The other day I watched Wes Anderson’s “The Darjeeling Limited” for the third time. The film follows three semi-estranged brothers, Francis, Jack and Peter Whitman, who embark on a spiritual journey through India. Owen Wilson’s Francis assumes a paternal role as he plans a journey of self-discovery for his brothers and himself. Each day, Francis has his assistant deliver a laminated schedule to their private train compartment; he hopes that by having his brothers say “yes to everything,” they will become brothers like they “used to be.” Watching Francis’ obsessive attention to detail, I laughed. Anderson is known to be a control freak, and I understood his mocking as self-satire.

Though a tightly designed and controlled movie, an open and relaxed narrative unfolds — that is, until the camera captures Francis struggling to destroy one of his precious laminated itineraries. Centered in the frame, Francis attempts to tear the document with his fingers, and when that fails, he resorts to using his teeth. At this moment, I realized that Francis and I are frighteningly similar.

Over the course of my college career, I’ve spent endless hours obsessively crafting schedules: allotting time to eat my bowl of Cheerios, respond to e-mails and even when to write my schedule. No part of my day would go unplanned or unscheduled.

The only thing that got me to slow down was food poisoning from fried chicken. Or to be more specific, I devoured a large Styrofoam box’s worth of fried chicken, coleslaw, French fries and collard greens in a moving car and proceeded to throw up for the next two days. For the two weeks following the incident, I didn’t run from meeting to class to meeting and then back again. Instead, I watched movies in bed, let myself sleep in for the first time since school started and went for walks. For the first time in my life, I was proudly and comfortably channeling Dude of “The Big Lebowski.” And in that time, I began to understand what the writer Tim Kreider has said about the ubiquitous state of constant busyness: “Busyness serves as a kind of existential reassurance, a hedge against emptiness; obviously your life cannot possibly be silly or trivial or meaningless if you are so busy, completely booked, in demand every hour of the day.”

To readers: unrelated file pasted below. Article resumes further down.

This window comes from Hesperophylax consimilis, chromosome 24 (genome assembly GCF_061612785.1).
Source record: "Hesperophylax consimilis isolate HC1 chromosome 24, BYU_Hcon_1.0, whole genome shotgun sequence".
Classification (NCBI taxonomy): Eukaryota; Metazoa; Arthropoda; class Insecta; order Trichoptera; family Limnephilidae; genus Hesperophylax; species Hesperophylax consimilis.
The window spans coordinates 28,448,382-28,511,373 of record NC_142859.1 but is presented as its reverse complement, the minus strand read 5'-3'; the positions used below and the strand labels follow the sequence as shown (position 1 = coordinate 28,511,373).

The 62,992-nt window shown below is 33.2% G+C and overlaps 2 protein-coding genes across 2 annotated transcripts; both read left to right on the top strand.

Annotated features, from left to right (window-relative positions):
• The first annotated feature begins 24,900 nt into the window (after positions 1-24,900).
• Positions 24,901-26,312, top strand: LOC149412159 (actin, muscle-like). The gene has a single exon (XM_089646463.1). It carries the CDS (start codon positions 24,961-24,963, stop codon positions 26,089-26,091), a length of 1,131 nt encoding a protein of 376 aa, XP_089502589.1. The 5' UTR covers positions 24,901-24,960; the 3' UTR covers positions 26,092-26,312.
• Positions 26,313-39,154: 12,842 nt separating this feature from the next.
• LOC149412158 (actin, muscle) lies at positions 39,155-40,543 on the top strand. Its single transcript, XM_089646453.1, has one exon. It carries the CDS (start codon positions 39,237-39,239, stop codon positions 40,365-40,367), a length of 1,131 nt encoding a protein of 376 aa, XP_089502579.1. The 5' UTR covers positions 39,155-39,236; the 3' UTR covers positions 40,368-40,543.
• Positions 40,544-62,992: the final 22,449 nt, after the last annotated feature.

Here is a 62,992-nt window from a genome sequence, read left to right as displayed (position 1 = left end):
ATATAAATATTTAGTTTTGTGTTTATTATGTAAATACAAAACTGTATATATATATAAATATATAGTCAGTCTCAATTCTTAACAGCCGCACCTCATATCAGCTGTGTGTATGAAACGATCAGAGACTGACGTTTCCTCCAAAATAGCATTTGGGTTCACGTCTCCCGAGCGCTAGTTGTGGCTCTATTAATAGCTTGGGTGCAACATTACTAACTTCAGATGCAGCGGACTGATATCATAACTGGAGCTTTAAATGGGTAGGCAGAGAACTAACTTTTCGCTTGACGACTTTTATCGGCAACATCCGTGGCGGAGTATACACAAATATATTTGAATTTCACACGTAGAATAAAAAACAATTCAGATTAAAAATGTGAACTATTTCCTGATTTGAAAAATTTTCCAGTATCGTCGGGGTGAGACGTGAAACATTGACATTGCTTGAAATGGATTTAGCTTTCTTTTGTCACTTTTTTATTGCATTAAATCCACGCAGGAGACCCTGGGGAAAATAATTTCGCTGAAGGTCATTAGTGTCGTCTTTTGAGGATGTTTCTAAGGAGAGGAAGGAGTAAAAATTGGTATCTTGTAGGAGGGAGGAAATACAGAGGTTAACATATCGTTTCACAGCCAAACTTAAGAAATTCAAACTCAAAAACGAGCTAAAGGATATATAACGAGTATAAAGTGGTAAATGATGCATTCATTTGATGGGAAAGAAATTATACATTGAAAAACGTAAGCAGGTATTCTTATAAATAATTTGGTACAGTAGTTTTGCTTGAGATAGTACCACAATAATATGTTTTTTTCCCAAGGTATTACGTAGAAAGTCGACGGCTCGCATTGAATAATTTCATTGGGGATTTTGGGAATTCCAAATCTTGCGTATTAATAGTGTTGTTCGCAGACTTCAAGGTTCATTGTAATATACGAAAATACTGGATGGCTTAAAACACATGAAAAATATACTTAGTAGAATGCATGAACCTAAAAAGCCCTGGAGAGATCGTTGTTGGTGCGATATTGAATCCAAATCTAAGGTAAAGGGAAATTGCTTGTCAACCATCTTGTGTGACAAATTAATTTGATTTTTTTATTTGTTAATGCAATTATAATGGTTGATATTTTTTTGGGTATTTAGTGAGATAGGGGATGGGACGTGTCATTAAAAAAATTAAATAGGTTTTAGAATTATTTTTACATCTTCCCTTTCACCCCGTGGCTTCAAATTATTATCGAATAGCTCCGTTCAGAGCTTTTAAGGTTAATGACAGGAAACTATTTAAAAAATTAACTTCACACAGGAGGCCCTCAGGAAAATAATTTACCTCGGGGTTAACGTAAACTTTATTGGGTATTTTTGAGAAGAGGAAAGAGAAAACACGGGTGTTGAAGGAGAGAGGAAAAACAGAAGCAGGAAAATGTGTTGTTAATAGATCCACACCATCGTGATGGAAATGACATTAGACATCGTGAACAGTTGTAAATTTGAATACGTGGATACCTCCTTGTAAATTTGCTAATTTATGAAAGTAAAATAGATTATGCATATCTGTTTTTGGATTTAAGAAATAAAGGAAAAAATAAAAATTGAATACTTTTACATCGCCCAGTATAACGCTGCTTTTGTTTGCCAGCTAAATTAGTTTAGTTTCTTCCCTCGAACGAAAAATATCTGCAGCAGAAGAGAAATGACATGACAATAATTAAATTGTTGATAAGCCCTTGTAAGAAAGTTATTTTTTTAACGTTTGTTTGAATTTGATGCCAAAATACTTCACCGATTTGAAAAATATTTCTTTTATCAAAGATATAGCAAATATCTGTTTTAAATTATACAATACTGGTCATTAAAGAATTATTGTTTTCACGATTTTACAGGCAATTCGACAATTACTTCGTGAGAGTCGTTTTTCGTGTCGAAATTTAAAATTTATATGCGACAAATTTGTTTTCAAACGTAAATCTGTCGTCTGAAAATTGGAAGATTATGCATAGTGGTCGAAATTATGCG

Being busy had become not only a way to define my self-worth, but also an excuse to avoid thinking. I did not have to think long-term or confront the fact that I am scared — and, yes, also excited — for life after college. I could avoid thinking about the other, bigger questions too.

Being busy becomes more than just filler: The chance for spontaneity gets lost along the way, too. You can’t decide to see a 4 p.m. showing of “In a World” at the Michigan Theater, or grab a last-minute train into Detroit to get BBQ at Slows. And, even more, when caught in the busy trap, we forget the importance of being idle.

In 2006, the accounting firm Ernst & Young conducted an internal study of its employees. The firm found that “each additional 10 hours of vacation employees took, their year-end performance ratings from supervisors (on a scale of one to five) improved by 8 percent.” Though seemingly counterintuitive, the study reveals the importance of rest and renewal in improving one’s productivity and job performance.

This study isn’t merely scientific justification for laziness. My own two-week stint served as a needed reminder that life is sometimes better when we slow down and take each moment as it comes. And though I know I won’t kick the scheduling habit any time soon, this time around I’ll be sure start to schedule in a few blanks.

Zoe Stahl can be reached at zoestahl@umich.edu.

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